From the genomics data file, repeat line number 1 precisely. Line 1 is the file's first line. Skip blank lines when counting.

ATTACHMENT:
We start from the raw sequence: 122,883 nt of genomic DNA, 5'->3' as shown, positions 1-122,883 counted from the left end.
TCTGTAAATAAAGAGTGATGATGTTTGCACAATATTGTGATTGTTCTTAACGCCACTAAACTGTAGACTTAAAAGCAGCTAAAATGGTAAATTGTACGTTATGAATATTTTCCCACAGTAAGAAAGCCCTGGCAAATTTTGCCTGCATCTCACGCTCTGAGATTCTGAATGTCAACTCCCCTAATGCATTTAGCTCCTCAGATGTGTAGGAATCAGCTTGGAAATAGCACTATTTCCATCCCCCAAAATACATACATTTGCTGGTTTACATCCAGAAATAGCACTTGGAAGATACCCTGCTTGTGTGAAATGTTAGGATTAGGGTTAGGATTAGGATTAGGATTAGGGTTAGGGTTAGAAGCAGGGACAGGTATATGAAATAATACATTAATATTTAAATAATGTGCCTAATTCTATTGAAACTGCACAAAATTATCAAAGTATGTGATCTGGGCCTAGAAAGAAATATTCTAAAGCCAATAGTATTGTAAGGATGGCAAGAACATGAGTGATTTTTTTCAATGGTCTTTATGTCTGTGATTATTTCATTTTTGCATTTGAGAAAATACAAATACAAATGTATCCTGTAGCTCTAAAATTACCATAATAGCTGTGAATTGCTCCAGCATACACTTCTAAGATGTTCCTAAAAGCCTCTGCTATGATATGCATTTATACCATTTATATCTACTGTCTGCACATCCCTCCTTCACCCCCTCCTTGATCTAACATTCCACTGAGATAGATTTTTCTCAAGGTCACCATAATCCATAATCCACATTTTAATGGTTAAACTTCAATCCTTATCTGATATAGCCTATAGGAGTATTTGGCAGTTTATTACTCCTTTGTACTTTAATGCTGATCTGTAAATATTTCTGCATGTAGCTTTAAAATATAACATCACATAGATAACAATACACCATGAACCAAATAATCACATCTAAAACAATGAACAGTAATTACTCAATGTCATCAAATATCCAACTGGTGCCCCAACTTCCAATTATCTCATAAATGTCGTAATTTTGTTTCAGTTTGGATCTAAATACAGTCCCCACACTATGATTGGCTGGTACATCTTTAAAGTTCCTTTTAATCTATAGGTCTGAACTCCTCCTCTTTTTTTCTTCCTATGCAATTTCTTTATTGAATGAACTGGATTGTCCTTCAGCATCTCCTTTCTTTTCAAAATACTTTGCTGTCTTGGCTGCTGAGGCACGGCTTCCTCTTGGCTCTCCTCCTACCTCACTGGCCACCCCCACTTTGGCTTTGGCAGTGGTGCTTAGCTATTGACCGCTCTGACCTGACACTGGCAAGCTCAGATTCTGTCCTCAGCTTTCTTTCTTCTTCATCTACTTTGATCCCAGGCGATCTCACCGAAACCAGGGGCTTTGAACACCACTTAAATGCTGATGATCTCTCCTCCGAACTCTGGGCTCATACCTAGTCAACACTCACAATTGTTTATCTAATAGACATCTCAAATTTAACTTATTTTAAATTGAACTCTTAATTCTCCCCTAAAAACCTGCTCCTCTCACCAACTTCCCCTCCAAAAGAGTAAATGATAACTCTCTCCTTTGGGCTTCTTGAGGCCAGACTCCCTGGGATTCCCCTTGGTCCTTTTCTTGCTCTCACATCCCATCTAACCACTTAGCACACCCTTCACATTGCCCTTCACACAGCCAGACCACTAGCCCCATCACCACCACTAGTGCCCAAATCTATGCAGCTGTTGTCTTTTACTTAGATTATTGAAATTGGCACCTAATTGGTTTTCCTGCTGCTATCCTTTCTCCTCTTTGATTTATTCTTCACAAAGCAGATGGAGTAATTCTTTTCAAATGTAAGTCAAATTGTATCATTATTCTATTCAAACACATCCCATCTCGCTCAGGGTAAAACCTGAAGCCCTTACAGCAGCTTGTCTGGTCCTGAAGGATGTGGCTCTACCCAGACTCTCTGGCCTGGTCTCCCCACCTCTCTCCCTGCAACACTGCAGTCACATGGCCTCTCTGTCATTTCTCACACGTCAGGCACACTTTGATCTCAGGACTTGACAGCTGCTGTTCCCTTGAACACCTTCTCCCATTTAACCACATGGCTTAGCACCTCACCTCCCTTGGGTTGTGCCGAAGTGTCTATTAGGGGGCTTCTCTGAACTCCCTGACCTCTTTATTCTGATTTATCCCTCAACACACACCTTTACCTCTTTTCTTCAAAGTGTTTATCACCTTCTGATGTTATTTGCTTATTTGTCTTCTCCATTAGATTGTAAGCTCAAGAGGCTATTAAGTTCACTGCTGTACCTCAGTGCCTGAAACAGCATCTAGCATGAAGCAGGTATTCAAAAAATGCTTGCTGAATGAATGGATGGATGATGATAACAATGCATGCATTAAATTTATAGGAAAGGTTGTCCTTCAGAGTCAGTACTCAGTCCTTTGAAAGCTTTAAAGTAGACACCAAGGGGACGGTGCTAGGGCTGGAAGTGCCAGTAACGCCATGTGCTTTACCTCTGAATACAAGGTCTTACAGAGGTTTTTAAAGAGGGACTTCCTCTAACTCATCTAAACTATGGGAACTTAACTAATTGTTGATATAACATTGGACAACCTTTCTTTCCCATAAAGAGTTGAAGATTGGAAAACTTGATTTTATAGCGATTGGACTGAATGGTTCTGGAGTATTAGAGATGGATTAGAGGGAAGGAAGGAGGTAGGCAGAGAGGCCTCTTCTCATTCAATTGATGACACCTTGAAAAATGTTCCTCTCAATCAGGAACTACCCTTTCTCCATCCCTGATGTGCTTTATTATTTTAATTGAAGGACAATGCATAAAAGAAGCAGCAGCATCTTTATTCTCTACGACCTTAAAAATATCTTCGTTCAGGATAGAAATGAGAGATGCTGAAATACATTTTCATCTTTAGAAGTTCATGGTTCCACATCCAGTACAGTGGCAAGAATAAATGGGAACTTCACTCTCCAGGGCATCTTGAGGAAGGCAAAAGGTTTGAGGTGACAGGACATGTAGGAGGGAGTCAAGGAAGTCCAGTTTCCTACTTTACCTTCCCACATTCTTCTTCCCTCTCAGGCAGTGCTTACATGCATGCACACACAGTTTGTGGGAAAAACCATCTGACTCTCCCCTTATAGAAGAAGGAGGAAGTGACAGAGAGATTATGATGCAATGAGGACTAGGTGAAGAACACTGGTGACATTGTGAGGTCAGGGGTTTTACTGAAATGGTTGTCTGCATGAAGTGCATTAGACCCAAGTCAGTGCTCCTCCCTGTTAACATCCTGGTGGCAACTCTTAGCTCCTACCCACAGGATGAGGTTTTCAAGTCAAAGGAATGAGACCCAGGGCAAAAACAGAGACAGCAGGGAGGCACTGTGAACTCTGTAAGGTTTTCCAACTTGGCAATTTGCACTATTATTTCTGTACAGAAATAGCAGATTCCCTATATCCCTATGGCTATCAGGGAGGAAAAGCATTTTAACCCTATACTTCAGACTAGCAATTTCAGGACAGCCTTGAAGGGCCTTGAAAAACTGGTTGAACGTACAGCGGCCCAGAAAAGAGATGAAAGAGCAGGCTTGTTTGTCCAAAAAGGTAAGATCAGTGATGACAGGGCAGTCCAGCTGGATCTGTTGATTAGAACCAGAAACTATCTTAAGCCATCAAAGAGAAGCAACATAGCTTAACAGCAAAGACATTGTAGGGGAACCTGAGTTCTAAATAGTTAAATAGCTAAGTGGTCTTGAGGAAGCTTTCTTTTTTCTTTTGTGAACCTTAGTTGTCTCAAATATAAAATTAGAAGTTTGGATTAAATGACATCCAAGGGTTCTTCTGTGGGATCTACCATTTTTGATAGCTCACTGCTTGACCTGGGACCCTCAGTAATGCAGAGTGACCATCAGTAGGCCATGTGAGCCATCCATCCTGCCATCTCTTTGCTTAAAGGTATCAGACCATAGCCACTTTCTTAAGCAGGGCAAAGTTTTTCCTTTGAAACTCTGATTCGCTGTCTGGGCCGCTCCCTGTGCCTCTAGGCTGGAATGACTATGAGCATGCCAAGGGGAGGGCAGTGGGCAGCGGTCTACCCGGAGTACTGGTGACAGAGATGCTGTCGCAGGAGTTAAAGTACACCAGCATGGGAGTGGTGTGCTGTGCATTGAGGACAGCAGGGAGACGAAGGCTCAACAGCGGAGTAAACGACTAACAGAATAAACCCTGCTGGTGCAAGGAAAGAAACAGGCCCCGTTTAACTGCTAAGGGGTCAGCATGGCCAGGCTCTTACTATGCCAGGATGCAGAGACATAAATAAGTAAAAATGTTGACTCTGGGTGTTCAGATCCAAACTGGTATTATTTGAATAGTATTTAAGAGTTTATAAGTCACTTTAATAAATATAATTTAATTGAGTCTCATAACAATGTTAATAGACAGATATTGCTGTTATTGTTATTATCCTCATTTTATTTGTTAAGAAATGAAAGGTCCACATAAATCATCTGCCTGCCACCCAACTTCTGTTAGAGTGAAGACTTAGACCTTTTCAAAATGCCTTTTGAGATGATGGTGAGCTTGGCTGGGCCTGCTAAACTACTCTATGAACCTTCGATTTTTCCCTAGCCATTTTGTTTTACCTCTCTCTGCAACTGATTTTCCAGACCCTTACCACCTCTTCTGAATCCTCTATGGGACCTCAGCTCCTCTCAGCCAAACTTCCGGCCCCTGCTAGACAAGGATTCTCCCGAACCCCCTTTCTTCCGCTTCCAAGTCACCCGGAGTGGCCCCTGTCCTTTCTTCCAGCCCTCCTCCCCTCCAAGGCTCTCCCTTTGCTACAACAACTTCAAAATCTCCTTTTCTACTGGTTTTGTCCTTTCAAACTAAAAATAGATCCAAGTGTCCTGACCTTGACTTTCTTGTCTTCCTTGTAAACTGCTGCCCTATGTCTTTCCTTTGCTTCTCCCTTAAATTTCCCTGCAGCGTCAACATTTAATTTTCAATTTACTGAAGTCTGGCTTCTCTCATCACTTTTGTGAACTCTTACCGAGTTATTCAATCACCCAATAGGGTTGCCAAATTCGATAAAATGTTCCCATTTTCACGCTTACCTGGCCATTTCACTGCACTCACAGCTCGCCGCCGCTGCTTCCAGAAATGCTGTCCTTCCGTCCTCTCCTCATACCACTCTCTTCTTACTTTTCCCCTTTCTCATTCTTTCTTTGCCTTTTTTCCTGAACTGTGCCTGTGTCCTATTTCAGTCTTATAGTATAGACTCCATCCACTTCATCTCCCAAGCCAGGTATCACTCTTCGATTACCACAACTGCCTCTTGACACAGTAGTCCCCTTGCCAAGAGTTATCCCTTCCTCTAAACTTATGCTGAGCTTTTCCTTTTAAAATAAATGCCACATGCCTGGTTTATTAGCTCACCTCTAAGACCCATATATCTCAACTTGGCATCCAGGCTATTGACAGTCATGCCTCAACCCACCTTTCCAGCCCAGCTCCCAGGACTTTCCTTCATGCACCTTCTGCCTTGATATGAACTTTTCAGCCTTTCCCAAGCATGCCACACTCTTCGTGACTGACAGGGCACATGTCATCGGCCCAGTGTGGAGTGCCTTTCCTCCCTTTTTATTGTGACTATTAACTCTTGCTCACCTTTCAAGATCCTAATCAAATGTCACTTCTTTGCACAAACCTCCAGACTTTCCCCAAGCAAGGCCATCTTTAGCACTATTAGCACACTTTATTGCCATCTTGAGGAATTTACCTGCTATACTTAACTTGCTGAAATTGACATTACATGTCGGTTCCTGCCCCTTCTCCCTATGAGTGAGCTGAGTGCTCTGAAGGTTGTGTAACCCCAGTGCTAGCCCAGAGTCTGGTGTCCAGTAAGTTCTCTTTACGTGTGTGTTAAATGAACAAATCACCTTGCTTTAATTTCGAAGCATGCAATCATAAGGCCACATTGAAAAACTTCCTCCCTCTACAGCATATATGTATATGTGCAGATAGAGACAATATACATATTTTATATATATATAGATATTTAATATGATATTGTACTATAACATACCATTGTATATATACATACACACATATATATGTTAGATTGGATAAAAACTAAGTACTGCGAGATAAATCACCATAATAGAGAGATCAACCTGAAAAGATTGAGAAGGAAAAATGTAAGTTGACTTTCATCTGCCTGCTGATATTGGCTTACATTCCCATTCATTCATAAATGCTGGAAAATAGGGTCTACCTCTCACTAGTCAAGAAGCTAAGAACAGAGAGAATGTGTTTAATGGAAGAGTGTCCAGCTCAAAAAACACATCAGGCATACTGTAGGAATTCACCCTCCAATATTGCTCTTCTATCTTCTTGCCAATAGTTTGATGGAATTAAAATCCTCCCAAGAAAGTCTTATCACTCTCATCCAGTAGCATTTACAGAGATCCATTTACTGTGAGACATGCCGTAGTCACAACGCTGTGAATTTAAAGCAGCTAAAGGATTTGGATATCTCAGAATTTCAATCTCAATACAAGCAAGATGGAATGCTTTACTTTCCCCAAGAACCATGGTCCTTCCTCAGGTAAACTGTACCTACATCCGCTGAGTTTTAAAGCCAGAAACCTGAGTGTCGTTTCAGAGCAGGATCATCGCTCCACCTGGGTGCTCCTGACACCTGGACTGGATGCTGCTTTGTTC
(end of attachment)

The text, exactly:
We start from the raw sequence: 122,883 nt of genomic DNA, 5'->3' as shown, positions 1-122,883 counted from the left end.